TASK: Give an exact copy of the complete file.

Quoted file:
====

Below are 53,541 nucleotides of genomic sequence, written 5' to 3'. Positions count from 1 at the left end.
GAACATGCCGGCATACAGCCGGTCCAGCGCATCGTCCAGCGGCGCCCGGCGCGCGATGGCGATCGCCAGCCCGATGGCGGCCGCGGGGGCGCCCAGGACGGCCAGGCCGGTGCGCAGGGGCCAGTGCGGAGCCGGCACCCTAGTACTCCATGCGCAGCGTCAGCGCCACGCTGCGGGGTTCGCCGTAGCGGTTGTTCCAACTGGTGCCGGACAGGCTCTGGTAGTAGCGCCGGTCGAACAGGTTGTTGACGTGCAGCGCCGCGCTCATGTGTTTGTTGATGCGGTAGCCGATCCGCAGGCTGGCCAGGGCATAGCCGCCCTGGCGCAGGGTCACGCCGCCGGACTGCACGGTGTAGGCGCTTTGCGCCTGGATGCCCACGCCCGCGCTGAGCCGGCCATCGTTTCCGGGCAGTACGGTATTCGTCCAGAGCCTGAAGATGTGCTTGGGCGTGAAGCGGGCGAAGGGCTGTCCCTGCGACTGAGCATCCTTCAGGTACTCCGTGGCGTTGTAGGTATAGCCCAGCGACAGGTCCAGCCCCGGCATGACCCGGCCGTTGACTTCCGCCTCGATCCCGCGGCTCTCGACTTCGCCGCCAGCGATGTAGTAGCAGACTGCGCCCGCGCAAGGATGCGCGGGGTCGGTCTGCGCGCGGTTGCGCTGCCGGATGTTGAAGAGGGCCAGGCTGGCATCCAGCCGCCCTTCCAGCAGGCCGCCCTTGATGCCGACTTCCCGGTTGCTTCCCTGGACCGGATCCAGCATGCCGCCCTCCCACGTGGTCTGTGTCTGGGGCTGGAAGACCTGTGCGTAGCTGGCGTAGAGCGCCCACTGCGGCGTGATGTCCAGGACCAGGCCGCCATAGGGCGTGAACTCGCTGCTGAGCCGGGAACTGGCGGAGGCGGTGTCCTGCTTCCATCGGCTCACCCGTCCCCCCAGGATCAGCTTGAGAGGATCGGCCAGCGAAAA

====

Below are 53,541 nucleotides of genomic sequence, written 5' to 3'. Positions count from 1 at the left end.
GAACATGCCGGCATACAGCCGGTCCAGCGCATCGTCCAGCGGCGCCCGGCGCGCGATGGCGATCGCCAGCCCGATGGCGGCCGCGGGGGCGCCCAGGACGGCCAGGCCGGTGCGCAGGGGCCAGTGCGGAGCCGGCACCCTAGTACTCCATGCGCAGCGTCAGCGCCACGCTGCGGGGTTCGCCGTAGCGGTTGTTCCAACTGGTGCCGGACAGGCTCTGGTAGTAGCGCCGGTCGAACAGGTTGTTGACGTGCAGCGCCGCGCTCATGTGTTTGTTGATGCGGTAGCCGATCCGCAGGCTGGCCAGGGCATAGCCGCCCTGGCGCAGGGTCACGCCGCCGGACTGCACGGTGTAGGCGCTTTGCGCCTGGATGCCCACGCCCGCGCTGAGCCGGCCATCGTTTCCGGGCAGTACGGTATTCGTCCAGAGCCTGAAGATGTGCTTGGGCGTGAAGCGGGCGAAGGGCTGTCCCTGCGACTGAGCATCCTTCAGGTACTCCGTGGCGTTGTAGGTATAGCCCAGCGACAGGTCCAGCCCCGGCATGACCCGGCCGTTGACTTCCGCCTCGATCCCGCGGCTCTCGACTTCGCCGCCAGCGATGTAGTAGCAGACTGCGCCCGCGCAAGGATGCGCGGGGTCGGTCTGCGCGCGGTTGCGCTGCCGGATGTTGAAGAGGGCCAGGCTGGCATCCAGCCGCCCTTCCAGCAGGCCGCCCTTGATGCCGACTTCCCGGTTGCTTCCCTGGACCGGATCCAGCATGCCGCCCTCCCACGTGGTCTGTGTCTGGGGCTGGAAGACCTGTGCGTAGCTGGCGTAGAGCGCCCACTGCGGCGTGATGTCCAGGACCAGGCCGCCATAGGGCGTGAACTCGCTGCTGAGCCGGGAACTGGCGGAGGCGGTGTCCTGCTTCCATCGGCTCACCCGTCCCCCCAGGATCAGCTTGAGAGGATCGGCCAGCGAAAA